Romanian coalition topples its own PM

The Romanian parties PSD and Alde toppled their own government led by Prime Minister Sorin Grindeanu with a no-confidence vote on Wednesday. The vote took place against the backdrop of a power struggle between PSD leader Liviu Dragnea and the prime minister. Commentators say the move will have severe repercussions for the country.

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România Liberă (RO) /

Dragnea will drag us all down

The new government will be even more incompetent than the old one, România Liberă fears:

“Grindeanu's government was one of the most powerless in recent Romanian history. Dragnea has emerged weakened from the confrontation. … He will now almost certainly appoint marionettes to the new cabinet who are even more obedient than the old cabinet and therefore even more incompetent. … The pressure on the economy will become enormous, the public servants - who yet again have been betrayed - will be more disappointed and the number of unfulfilled campaign promises will grow. But the biggest drama is that it's not so easy to eliminate Dragnea from this game. On the contrary, he's prepared to drag all of us down with him into the abyss.”

Frankfurter Allgemeine Zeitung (DE) /

Will Romania become a state ruled by crooks?

The Frankfurter Allgemeine Zeitung also sees Romania on the brink of a profound political crisis:

“The toppling of the prime minister by his own party clearly shows that the leadership of the so-called Social Democrats is ready to plunge the country into a political crisis of unforeseeable duration and even to jeopardise its ability to act to protect itself against criminal prosecution. With its first, extremely brazen attempt to do this at the start of the year the party provoked the biggest protests since the end of communism in 1989. After this attempt failed owing to the pressure from the streets it is trying a different approach. … If it weren't for the self-assertive judiciary, an alert civil society, and President Iohannis, who is holding his hands protectively over both, Romania would soon be well on its way to becoming a state full of crooks.”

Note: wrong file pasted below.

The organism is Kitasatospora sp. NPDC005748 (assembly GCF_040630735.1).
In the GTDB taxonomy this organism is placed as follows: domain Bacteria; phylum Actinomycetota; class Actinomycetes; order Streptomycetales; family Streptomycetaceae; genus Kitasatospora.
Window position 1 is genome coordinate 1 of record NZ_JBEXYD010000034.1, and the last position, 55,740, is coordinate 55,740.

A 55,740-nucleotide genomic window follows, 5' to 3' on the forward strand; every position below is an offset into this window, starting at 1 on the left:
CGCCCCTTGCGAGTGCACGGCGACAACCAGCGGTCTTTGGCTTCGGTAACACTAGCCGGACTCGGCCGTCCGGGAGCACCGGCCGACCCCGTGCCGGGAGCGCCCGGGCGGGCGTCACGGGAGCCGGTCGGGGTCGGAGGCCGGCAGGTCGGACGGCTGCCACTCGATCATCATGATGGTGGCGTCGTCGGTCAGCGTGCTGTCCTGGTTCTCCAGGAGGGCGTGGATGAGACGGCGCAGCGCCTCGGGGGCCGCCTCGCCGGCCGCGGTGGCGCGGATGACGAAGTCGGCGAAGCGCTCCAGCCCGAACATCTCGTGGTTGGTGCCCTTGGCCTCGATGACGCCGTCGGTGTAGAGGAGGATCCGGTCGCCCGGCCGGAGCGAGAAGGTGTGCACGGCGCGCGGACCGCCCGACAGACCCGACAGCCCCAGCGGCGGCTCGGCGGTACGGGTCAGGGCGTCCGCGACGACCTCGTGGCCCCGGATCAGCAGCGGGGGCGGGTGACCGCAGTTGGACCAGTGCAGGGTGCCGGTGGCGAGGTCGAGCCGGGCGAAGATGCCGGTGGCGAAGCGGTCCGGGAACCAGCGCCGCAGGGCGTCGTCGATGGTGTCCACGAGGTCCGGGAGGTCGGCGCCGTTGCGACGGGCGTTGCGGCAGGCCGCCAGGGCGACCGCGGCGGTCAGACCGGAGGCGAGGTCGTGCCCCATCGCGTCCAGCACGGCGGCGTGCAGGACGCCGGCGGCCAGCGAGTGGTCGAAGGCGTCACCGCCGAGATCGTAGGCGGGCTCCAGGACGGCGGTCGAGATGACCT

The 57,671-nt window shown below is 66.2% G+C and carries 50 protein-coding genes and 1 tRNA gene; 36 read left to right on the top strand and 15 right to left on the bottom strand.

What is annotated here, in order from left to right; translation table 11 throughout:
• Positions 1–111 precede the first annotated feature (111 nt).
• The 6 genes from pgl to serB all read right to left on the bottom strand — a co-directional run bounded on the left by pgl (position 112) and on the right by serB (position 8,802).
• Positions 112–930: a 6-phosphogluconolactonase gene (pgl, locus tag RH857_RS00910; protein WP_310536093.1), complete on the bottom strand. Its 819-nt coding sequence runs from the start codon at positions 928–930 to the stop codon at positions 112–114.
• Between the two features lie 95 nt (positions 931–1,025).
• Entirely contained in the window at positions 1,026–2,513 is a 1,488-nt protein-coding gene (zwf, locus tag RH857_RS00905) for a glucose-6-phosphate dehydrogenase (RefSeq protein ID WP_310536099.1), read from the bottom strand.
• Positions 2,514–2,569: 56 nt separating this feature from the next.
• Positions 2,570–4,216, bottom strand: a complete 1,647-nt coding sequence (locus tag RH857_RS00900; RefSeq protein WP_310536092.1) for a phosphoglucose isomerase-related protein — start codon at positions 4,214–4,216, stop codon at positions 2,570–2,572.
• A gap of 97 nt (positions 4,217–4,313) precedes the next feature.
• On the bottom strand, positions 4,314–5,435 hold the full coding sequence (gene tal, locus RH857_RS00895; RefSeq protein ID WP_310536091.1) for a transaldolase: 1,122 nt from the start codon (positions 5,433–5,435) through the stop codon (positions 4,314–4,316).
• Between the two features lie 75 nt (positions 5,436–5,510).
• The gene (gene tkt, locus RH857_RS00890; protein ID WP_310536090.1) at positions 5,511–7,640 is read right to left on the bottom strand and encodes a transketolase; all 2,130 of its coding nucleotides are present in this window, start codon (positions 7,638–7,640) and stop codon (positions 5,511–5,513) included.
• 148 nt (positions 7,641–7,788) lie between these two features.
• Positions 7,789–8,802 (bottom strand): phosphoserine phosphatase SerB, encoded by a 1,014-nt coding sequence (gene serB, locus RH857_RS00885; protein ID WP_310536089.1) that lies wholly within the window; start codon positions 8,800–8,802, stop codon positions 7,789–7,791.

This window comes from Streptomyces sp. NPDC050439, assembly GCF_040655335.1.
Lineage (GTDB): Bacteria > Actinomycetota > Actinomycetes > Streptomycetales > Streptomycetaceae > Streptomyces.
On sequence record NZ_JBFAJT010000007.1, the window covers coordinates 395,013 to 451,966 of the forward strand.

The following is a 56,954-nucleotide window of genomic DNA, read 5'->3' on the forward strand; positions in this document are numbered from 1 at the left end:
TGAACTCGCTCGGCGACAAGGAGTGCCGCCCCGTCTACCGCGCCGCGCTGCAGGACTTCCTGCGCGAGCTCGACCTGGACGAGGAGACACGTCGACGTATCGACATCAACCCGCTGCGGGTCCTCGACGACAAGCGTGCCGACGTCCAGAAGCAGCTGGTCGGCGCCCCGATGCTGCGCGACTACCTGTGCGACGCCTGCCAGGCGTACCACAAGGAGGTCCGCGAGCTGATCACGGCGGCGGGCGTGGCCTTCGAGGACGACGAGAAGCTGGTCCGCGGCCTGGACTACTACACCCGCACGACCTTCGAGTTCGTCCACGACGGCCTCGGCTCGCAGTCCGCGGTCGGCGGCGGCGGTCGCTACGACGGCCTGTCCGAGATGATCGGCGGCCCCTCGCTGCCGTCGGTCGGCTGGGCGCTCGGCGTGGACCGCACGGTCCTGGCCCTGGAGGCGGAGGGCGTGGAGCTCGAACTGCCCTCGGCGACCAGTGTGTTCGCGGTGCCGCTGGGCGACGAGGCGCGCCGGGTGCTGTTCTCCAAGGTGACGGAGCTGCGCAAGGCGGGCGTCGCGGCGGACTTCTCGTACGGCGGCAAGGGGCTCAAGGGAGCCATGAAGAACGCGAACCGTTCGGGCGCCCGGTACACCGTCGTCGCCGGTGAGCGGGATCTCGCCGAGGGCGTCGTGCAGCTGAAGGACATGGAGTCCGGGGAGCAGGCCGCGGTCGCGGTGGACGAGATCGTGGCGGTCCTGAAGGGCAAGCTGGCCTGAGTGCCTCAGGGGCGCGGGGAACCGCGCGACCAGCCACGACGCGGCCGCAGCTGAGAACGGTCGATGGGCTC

Hotnews (RO) /

Romania manoeuvring itself onto the sidelines

German Chancellor Angela Merkel met Romanian President Klaus Iohannis to discuss the Brexit on Monday. The government crisis in Romania could destroy the bond of trust between the two countries, Hotnews warns:

“There is a simple explanation for Germany's interest in Romania. It is the last country Berlin can count on in Central and Eastern Europe. … Romania is a pro-Western island. It has close ties to America, supports the Franco-German tandem in the EU and is surrounded by a number of countries that are either two-faced or want to seal themselves off. … How can you topple your own government for no good reason, simply to strengthen your own power? This irresponsible policy must be stopped before the last stable island in Eastern Europe turns into a Mafiosi state. … If that happens we'll be out of the picture completely.”

Ziare (RO) /

PSD won't survive this fight

The power struggle will tear the ruling social democratic PSD apart, writes Ziare:

“Any sense of security and optimism in the party has disappeared, instead a feeling of shock and disgust prevails. The party leader [Dragnea] won't be able to build a bridge with voters because he lacks support within his own party. The fact that [ex-prime minister Victor] Ponta is now taking to the stage [as the government's new general secretary] is a stunning blow for Liviu Dragnea and an unexpected boost for [incumbent prime minister] Grindeanu, who is trying to remain in his post. The war between Grindeanu and Dragnea has taken on a new quality, and there are signs that the PSD won't be able to survive this struggle.”

România Liberă (RO) /

A chance for Romania's opposition

The opposition in parliament must seize the opportunity the government crisis presents, the daily paper România Liberă urges:

“For five months the PSD has been trying to do nothing but bribe the people with pittances in the hope that it will be able to keep them in check if it passes another emergency decree [softening the anti-corruption drive]. … Regardless of whether the Grindeanu government remains in power or is toppled, this country simply can't afford to stagnate and not have a national project. … A first step should be taken: the opposition consisting of the [liberal] PNL and [newcomer party] USR should find a common language and cooperate to put forward a competent prime minister.”